Structural basis for DAXX interaction with ATRX
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Alpha-thalassemia/mental retardation syndrome X-linked protein (ATRX) is a member of the switch 2/sucrose nonfermentable 2 (SWI2/SNF2) family of chromatin-remodeling proteins (Clynes et al., 2013; Dyer et al., 2017). ATRX deposits histone variant H3.3 into heterochromatin loci with the cooperation of an H3.3-specific chaperone, the death-domain associated protein (DAXX) (Goldberg et al., 2010; Law et al., 2010; Lewis et al., 2010). Loss of ATRX or DAXX leads to an increased DNA damage response, activation of the alternative lengthening of telomeres (ALT) pathway, and genomic instability (Dyer et al., 2017). Consequently, genome sequencings have identified ATRX and DAXX mutations in a variety of cancers (Watson et al., 2015). Due to the important roles of the DAXX-ATRX complex in the maintenance of heterochromatin structure and stability, the structural studies of ATRX and DAXX have been extensively carried out.
ATRX contains two structural domains. One is the N-terminal ADD (ATRX-DNMT3-DNMT3L) domain that specifically recognizes H3 lysine 9 trimethylation (H3K9me3) (Iwase et al., 2011). The other one is C-terminal ATP-dependent chromatin-remodeling domain, which has not been structurally characterized. DAXX also contains two structural regions. One is N-terminal DAXX helical bundle (DHB) domain, which has been shown to interact with RASSF1C (Ras-association domain family 1 isoform C), P53 and MDM2 (mouse double minutes 2 homolog) (Escobar-Cabrera et al., 2010). The other one is histone binding domain (HBD), responsible for specific recognition of H3.3-H4 (Elsasser et al., 2012; Liu et al., 2012). However, the manner in which DAXX interacts with ATRX to orchestrate the histone chaperone activity of DAXX and the chromatin remodeling activity of ATRX remains largely unclear.
We determined the structure of the DAXXDHB–ATRXDBM complex at a resolution of 2.2 Å using single-wavelength anomalous dispersion with selenomethionine-substituted crystals (Table S1). The structure has been refined to an R-value of 18.7% (R free = 21.9%) with good geometry. The electron density map allowed us to trace most of the complex without much ambiguity (Fig. S2A). The final refined model covered DAXX residues 57–141 and ATRX residues 1,267–1,284. DAXXDHB forms an elongated helix bundle with four antiparallel packed helices α1, α2, α4, and α5 (Fig. 1B). α3 is a short helix connecting α2 and α4, and it crosses the base of the helical bundle. ATRXDBM exists as a long amphipathic helix (residues 1,269–1,283) lying along the cleft between helices α2 and α5 of DAXXDHB (Fig. 1B). ATRXDBM binding does not induce large conformational change in DAXXDHB, because the DAXXDHB structure in the complex is almost identical to the previously determined NMR structure of apo DAXXDHB (Escobar-Cabrera et al., 2010), with a root-main-square deviation (rmsd) value of 1.0 Å for 83 equivalent Cα pairs.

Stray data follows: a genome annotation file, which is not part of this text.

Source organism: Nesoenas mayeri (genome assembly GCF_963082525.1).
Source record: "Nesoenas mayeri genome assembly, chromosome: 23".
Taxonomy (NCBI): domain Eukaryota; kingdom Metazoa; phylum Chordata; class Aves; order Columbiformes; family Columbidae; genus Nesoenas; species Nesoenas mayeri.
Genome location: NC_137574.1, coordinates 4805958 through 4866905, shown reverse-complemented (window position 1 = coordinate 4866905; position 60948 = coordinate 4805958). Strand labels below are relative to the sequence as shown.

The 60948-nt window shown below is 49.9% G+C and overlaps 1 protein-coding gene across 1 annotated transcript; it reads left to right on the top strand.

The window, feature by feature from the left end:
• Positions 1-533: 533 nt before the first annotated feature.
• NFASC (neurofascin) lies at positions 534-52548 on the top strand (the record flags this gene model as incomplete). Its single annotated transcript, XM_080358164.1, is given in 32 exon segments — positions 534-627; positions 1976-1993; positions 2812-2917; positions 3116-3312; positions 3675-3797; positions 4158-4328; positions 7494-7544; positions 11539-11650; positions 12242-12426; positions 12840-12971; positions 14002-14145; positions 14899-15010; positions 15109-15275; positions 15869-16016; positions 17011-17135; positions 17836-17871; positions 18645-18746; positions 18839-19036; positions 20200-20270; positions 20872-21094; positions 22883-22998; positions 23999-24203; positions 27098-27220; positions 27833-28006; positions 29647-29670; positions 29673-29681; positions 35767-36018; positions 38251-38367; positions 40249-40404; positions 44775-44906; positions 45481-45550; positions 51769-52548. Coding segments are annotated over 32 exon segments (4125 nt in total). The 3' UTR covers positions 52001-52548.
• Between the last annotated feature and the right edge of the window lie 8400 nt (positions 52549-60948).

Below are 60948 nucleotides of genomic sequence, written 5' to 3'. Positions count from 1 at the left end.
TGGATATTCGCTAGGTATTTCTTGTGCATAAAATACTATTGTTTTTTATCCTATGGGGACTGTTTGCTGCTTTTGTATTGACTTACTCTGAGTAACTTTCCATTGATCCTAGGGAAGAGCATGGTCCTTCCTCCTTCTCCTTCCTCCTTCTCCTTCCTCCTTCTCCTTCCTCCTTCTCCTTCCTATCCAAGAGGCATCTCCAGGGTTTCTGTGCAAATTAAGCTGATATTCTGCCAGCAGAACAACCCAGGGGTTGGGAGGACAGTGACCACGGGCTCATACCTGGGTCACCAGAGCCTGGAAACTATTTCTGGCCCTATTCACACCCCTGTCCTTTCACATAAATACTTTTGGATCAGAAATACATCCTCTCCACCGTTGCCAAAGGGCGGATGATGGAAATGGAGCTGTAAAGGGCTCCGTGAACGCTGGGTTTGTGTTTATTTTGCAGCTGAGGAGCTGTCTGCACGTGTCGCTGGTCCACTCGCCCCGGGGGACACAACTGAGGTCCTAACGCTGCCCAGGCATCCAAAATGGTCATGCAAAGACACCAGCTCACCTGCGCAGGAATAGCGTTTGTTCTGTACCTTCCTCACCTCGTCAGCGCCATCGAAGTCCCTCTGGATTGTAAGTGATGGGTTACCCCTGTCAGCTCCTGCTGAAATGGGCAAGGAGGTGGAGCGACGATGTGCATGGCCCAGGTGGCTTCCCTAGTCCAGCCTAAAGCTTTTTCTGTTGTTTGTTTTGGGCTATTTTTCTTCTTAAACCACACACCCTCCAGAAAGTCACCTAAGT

Complementary with the hydrophobic contacts, a series of salt bridges and hydrogen-bonding interactions further strengthened the interactions between DAXXDHB and ATRXDBM. The carboxylate group of ATRXE1268 engages in a salt-bridge interaction with DAXXK122, while ATRXE1279 coordinates a salt bridge with DAXXR91 (Fig. 2D). In addition, the carboxamide group of ATRXN1269 forms two hydrogen bonds with the backbone carbonyl of DAXXA121 and the backbone amide of DAXXY124 (Fig. 2D). The carbonyl of ATRXA1272 forms a hydrogen bond to DAXXN128 (Fig. 2D). In addition to these polar interactions observed in the structure, the N- and C-terminal extensions of ATRXDBM may also contribute to binding with DAXXDHB through electrostatic interactions. Calculation of the electrostatic potential of DAXXDHB shows that the amphipathic helix of ATRXDBM is clamped by two basic patches of DAXX (Fig. 2E). Correspondingly, the N- and C-terminal extensions of ATRXDBM are rich in acidic residues (Fig. 2E). Although the N- and C-terminal extensions are absent from the current structure, the close spatial disposition of these acidic extensions of ATRXDBM and basic patches of DAXXDHB strongly suggest that the acidic regions of ATRXDBM are associated with DAXXDHB through electrostatic interactions. To investigate the roles of these extensions, the effect of N- or C-terminal truncation of ATRXDBM was examined by ITC assays. Although C-terminal truncation had no effect on DAXXDHB-ATRXDBM interaction, deletion of N-terminal eight residues resulted in a ~60-fold decrease in the affinity between DAXXDHB and ATRXDBM (Fig. 2F), indicating that the N-terminal extension is essential for strong binding between DAXXDHB and ATRXDBM. Mutations of acidic residues in the N-terminal extension of ATRXDBM also weakened the interaction between DAXXDHB and ATRXDBM (Fig. 2F), further underscoring the importance of the N-terminal-extension-mediated electrostatic interactions. Taken together, these extensive hydrophobic, electrostatic, and hydrogen-bonding interactions ensure a stable association between DAXX and ATRX.